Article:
FAILURE TO SERVE NOTICE OF AMENDED CFA DETAILS IS NOT A SERIOUS OR SIGNIFICANT BREACH: HIGH COURT DECISION CONSIDERED IN DETAIL
The High Court decision in Ultimate Products Ltd -v- Wooley  EWHC 2706 (Ch) provides further guidance as to what the courts are likely to consider “serious or significant” breaches. The High Court judge upheld the decision of the Master granting relief from sanctions when the claimant failed to file notice of a new conditional fee agreement being entered into. The judge found that the breach was not “serious or significant” and that relief from sanctions was justified applying the Denton principles.
THE FACTS: CLAIMANT ENTERED INTO NEW CFAS DURING COURSE OF ACTION
The claimant brought a trade mark and passing off action which was conducted under a conditional fee agreement. The defendant was notified of the existence of the CFA and form N251 was served. The claimant entered into new CFAs prior to the trial and told the defendant this was happening. The new CFAs increased the success fee from 32% and 30% to 100% and there were adjustments to the hourly rates and fees involved.
However the defendants were not informed of the later CFAs by Form N251 or otherwise. It was accepted by the claimant that a new Form N251 should have been served.
The case proceeded to trial where th
e claimant was successful and the defendant was subsequently unsuccessful in an appeal to the Court of Appeal.
THE ASSESSMENT OF COSTS
During the assessment of costs the defendants took the point that because they had not been notified of the new CFA the claimant was not entitled to any success fee.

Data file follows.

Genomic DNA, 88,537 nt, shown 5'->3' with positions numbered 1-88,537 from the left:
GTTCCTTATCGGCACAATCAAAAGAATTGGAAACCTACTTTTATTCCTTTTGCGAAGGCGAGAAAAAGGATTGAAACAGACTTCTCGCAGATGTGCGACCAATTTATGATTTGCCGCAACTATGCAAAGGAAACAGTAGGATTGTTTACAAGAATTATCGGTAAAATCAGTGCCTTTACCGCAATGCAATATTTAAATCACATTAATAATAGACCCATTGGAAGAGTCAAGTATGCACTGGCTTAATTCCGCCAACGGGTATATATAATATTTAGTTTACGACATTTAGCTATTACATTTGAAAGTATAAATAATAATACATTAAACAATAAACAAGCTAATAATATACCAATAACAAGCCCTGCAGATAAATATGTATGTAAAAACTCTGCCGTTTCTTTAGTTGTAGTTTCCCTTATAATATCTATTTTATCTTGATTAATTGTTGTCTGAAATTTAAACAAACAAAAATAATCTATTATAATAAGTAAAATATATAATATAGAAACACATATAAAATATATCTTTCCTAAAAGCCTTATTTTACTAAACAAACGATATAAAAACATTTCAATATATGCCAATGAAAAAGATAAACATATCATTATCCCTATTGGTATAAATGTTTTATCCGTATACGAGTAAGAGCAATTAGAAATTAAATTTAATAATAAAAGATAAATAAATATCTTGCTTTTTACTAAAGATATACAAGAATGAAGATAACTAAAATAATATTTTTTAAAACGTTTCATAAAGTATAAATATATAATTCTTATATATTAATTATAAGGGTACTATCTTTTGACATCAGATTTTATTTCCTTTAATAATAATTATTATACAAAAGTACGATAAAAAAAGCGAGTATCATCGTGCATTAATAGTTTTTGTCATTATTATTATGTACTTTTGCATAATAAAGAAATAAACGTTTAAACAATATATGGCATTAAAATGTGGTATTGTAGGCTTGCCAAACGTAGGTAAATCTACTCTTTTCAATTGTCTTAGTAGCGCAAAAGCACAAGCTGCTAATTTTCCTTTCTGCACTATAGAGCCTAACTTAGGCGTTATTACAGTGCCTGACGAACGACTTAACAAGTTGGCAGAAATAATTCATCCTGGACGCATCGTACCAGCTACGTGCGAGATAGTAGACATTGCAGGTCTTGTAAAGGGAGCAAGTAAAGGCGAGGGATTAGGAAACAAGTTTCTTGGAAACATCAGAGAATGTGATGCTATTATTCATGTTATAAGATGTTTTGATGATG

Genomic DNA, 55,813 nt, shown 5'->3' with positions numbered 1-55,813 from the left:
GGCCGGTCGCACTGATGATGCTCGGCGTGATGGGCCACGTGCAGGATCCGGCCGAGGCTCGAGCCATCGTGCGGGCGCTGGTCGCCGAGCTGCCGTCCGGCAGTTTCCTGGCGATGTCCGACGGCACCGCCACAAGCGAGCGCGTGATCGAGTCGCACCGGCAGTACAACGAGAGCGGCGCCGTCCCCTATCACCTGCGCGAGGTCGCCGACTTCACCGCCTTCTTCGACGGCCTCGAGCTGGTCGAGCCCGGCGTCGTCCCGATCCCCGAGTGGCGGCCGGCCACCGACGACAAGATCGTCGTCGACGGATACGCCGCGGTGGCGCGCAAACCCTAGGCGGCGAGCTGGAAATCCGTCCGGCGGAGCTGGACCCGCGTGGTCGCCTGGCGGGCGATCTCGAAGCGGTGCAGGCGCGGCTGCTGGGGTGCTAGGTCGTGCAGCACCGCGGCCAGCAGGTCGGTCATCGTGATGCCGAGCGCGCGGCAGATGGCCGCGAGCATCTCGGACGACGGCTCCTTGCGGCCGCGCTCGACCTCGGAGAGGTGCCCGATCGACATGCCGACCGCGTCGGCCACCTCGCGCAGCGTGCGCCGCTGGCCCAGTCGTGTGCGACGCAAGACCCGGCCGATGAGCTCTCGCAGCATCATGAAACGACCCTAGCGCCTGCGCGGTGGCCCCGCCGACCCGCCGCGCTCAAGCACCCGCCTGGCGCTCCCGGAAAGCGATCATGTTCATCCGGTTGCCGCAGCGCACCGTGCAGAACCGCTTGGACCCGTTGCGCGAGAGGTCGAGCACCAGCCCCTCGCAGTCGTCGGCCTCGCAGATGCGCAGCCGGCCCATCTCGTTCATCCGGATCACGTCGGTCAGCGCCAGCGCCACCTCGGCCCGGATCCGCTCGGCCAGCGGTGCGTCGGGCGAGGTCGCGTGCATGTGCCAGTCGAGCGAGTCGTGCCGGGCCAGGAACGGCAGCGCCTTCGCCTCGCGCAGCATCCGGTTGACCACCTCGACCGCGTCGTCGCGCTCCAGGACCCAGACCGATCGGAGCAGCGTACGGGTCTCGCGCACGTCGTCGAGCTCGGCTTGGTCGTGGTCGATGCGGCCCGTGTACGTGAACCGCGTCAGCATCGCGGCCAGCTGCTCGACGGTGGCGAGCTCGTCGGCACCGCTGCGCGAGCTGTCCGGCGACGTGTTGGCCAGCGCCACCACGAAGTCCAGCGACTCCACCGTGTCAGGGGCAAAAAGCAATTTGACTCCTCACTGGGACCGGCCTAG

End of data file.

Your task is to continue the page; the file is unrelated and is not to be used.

The Master initially gave partial relief by allowing them to recover the success fee recoverable under the first CFA (reduced on assessment to 25%); subsequently the Master granted full relief.
RELIEF FROM SANCTIONS GRANTED BY THE MASTER
Master Rowley granted relief, applying the old “Mitchell” criteria. On the grounds that:
- Compliance would not have given the defendants any more material information as to the success fee than they already had.
- What had happened was a “slip or oversight”.
- There was no positive evidence that the defendants would have acted any differently if the rule had been complied with.
- The factors that led to the new CPR 3.9 were not really in play in the case.
- There was a need to avoid “litigation about litigation” and “a need to avoid mindless adherence to the rules of procedure”.
- Common sense should be applied.
THE APPEAL TO THE HIGH COURT JUDGE: DECISION TO ALLOW RELIEF FROM SANCTIONS CONFIRMED
Mr Christopher Pymont QC considered the appeal under the Denton principles (which could not have informed the decision of the Master as the judgment was given prior to Denton). He upheld the decision to grant relief from sanctions.
- The claimant’s failure was neither serious nor significant.
- It did not imperil future hearing dates or otherwise the conduct of the litigation or generally.
- The defendants did not contend that it made any difference to their conduct of the case or anyone else’s position.
- The defendants were aware that the claimants were being represented under a CFA and success fees would be payable.